But it's not just major events. If there is any aspect of the book that might make your reader pause and question, it's probably a good idea to foreshadow it in some way.

Foreshadowing will save you.

Monday, August 4, 2014

You need a break

The other day I was rolling, in the groove, whatever your generation prefers to call it. I did close to 4000 words on two different stories and worked on editing two more. I didn't even notice the heat.

Then at about 3 my mother walks into my office and says "You need a break."

I know exactly what this means, and I think the rest of you have an idea as well.

Translation: "My computer is acting up."

I walked into her office, clicked undo and went back to my office. At another point it was a misplaced tabstop. Last week she decided she wanted to be able to look at two versions of a document side by side, so she adjusted the margins on both...and when she tried to print she couldn't figure out why it was so narrow. I guess it's just a good thing that she doesn't read blogs. :)

Sooooo... "You need a break."

As writers we put up with the people who think we're available as full time babysitters, we put up with people who think we're just playing solitaire all day, etc.

I guess it's part of being an "artist." What I would like is a break from being an "available for computer repairs" artist so that I can write. Because at the moment, writing is my job.

Although I did need a break.

Monday, July 28, 2014

Deus ex machine

The phrase deus ex machine literally means "god from the machine," and it refers to an ancient habit of having a god pop up at the end of a play to solve everyone's problems after they've gotten themselves hopelessly confused. It's called that because the "god" usually popped up from the stage or was brought down from above with some kind of machine.

In an ancient Greek play it might be acceptable, but not generally in modern fiction.

A character ends up surrounded in an alley. The reader knows the character has no fighting ability and no weapons, but he comes up with a laser that shoots from his eye.

Likely any reader is going to say "What?" and either put the book down or start to lose faith in the author. It may take a couple such incidents before a determined reader puts the book down, but after that first point the reader's mind will be watching for those things and pointing them out--if there's even a hint of implausibility from that point on, the brain will high-light it and blow it all out of proportion.

Of course, it is possible that this character is an extra-terrestrial raised as a human and is just learning about his or her alien skills, but if that's the case it had better be extremely well developed.

This is an example of deus ex machine as it is used in modern writing. It has come to mean any situation that the character can't get out of by himself and he has to be rescued in an implausible way. Unless gods are an actual and integral part of the story, I'd suggest you avoid it.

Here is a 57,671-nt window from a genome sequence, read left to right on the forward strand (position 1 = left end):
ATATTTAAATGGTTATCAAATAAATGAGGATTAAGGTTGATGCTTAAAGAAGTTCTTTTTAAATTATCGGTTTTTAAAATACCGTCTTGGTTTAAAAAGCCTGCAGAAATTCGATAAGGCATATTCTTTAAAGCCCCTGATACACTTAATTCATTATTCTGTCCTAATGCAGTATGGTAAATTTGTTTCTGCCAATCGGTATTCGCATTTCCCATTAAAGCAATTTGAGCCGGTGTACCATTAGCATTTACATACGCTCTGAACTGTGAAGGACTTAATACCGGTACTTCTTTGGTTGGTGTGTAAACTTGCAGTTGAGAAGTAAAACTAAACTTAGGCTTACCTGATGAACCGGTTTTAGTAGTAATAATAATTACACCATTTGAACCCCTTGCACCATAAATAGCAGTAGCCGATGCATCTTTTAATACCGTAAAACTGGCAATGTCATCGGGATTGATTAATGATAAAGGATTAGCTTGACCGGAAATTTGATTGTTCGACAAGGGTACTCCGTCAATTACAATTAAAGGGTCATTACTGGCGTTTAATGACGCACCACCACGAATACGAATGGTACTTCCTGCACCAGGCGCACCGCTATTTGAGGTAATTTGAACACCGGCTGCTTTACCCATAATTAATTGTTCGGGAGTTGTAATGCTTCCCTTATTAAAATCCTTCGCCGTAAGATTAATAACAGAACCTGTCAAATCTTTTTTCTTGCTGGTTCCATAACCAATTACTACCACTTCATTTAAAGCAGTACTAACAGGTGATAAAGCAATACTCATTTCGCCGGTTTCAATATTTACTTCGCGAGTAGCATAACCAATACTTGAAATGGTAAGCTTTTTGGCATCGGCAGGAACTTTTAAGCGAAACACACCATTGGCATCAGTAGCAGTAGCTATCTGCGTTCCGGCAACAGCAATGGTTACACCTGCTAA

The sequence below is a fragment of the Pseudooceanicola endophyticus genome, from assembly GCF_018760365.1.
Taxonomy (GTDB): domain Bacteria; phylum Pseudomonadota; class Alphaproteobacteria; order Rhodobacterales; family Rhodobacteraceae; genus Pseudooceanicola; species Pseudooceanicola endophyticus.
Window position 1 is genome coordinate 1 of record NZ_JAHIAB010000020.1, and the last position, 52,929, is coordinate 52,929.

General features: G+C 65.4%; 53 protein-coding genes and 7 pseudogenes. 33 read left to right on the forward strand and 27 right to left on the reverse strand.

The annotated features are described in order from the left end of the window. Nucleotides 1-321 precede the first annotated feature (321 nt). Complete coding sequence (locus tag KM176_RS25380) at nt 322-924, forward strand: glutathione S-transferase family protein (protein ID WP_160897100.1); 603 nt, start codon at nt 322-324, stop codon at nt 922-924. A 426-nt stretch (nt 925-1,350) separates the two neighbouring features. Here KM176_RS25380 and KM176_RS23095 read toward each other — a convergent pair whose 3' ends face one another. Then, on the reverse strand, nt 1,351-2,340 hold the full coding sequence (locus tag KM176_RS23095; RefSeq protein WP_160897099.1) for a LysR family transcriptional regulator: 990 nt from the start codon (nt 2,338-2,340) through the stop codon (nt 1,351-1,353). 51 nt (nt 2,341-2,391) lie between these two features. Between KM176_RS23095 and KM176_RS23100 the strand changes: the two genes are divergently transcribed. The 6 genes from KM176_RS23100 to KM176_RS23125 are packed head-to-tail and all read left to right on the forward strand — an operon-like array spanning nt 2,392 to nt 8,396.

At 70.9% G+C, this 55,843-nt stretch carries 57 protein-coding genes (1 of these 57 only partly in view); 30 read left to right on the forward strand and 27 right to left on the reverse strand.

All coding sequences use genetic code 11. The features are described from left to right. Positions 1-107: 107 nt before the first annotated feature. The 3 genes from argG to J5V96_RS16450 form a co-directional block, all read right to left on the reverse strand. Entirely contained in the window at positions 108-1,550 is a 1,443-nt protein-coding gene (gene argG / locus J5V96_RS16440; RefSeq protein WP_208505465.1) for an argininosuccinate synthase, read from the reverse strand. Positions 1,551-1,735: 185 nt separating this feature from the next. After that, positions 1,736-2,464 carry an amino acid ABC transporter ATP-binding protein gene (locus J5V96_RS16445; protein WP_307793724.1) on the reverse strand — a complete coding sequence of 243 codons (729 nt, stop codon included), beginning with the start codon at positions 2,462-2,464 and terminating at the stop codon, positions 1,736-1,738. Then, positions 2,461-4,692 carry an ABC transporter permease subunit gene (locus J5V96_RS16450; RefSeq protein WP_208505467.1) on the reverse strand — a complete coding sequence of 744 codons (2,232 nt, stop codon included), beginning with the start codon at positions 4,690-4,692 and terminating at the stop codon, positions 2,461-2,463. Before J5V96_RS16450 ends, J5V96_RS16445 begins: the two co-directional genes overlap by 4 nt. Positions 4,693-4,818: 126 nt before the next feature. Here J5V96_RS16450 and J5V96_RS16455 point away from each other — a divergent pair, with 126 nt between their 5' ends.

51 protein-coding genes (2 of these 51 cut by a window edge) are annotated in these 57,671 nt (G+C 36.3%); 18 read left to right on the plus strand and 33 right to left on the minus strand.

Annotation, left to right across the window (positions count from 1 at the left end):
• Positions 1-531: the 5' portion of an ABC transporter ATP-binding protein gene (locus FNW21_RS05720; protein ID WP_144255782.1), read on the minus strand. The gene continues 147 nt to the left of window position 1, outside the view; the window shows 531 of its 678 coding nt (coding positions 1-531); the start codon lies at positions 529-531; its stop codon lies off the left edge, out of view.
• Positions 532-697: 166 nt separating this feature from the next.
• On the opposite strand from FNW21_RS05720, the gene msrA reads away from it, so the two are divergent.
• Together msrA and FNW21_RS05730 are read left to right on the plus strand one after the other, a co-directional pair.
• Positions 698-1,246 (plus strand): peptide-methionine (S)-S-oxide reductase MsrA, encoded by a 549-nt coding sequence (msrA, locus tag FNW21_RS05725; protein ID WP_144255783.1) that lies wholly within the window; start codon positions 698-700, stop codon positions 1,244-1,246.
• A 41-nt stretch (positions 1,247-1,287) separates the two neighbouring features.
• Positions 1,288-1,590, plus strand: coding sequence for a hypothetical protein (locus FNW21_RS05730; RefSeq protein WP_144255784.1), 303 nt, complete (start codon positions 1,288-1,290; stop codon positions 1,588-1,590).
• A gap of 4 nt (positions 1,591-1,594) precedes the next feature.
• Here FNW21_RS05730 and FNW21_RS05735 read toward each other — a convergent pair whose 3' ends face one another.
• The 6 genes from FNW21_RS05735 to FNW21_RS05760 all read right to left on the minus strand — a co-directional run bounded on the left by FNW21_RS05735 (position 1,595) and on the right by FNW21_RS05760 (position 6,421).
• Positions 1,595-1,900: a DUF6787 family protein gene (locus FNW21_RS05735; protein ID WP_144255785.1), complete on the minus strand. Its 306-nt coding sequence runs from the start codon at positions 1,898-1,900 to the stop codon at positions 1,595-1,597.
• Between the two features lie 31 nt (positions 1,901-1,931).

On the other hand, if you choose to have your hypothetical alien make this fantastic discovery, there had better be some obvious and immediate reactions. Wow, how did that happen? Let's try that again! After which he blows a hole in the building next door and has to run from police sirens.

Deus ex machine is a plot device, and as such it is not entirely out of the writer's toolbox. But don't go using a ban-saw before you learn how to use a screwdriver, and please PLEASE don't use the powered ban-saw as a toothpick.

Like all other similar tools, deus ex machine should be used deliberately and with an understanding of what it will do to your readers. To every action there are consequences, and sticking in an unbelievable coincidence will just convince readers that you don't know what you're doing. Once they decide that, the book goes down and they won't read any more of your work.

Worse, they'll probably tell their friends. Then you'll need your own deus ex machine to rescue your writing career.

Wednesday, July 2, 2014

IWSG--Writing is an addiction

Many, many years ago I accepted a challenge. Call it a dare, call it a bribe, whatever.

I had this thing for paper and notebooks. No, actually I think this was the accordion situation.

I wanted my Dad's accordion, and he said I could have it if I stopped writing for one month.

Simple enough. I put down the pens and paper and walked away.

For about four hours. I started getting antsy after one day, and by two I was reaching for my addiction every time I had a spare moment. But I wanted the accordion! So I endured. I put away the pens and paper, didn't even cheat at school (which was a real uphill battle) and I made it.

One month without writing!

It was literally hell. Writing is an addiction. By the end of the month I was miserable and angry and taking it out on everyone around me. I had the shakes, I couldn't eat or sleep with all these characters running through my head screaming at me to tell their stories.

At the end of the month (to the hour) I sat down and started writing again. I've never again agreed to give it up, no matter what the incentive. I'm an addict. I admit that. But there are worse things to be addicted to.

Monday, June 16, 2014

The Writers Garden

I haven't been very consistent around here. I wander in, notice that nothing's happening, clear out the spam and wander out again--most likely into my garden.

Beans are producing, peas are entirely gone except for one plant that's for next year's seed. Zucchini and winter squash have blossoms, the garlic was pulled last week. The corn is up and growing beautifully.

I'll be gone later this week, due to a family reunion.

The difference between a blog and a garden (aside from the sun, watering, weeding, mulching, thinning, etc) is that I don't have to do anything to get to my garden. Get up off my chair, walk ten feet and I can sit and watch the onions grow.

A blog takes effort. Go to the internet (I don't leave it up because otherwise I don't get anything else done), type in the address, possibly a password, but first I have to remember that the blog is there. Then sit down and actually make my brain work.

Same with other things, like facebook, twitter and smashwords. Oh, where was that I was going again? The zucchini needs to be weeded? But I was on the internet. Why am I on the internet when I could be outside watching the grass grow? *Wanders off*

Summer's like that, for me. Gardening and writing are my two obsessions at the moment--I get bored with the writing I wander outside, and usually when I get back inside I'm ready to go. When I get bored with the garden (or just need to come inside so I won't burn to a crisp--I think my ancestors were designed as forest people, or maybe underground people) I can come inside and write, write, write.

I guess actually, life is like that for me. I wander in, do something weird, wander somewhere else and wonder why I'm wandering. Or where, or whatever. But not who. I never have to wonder who.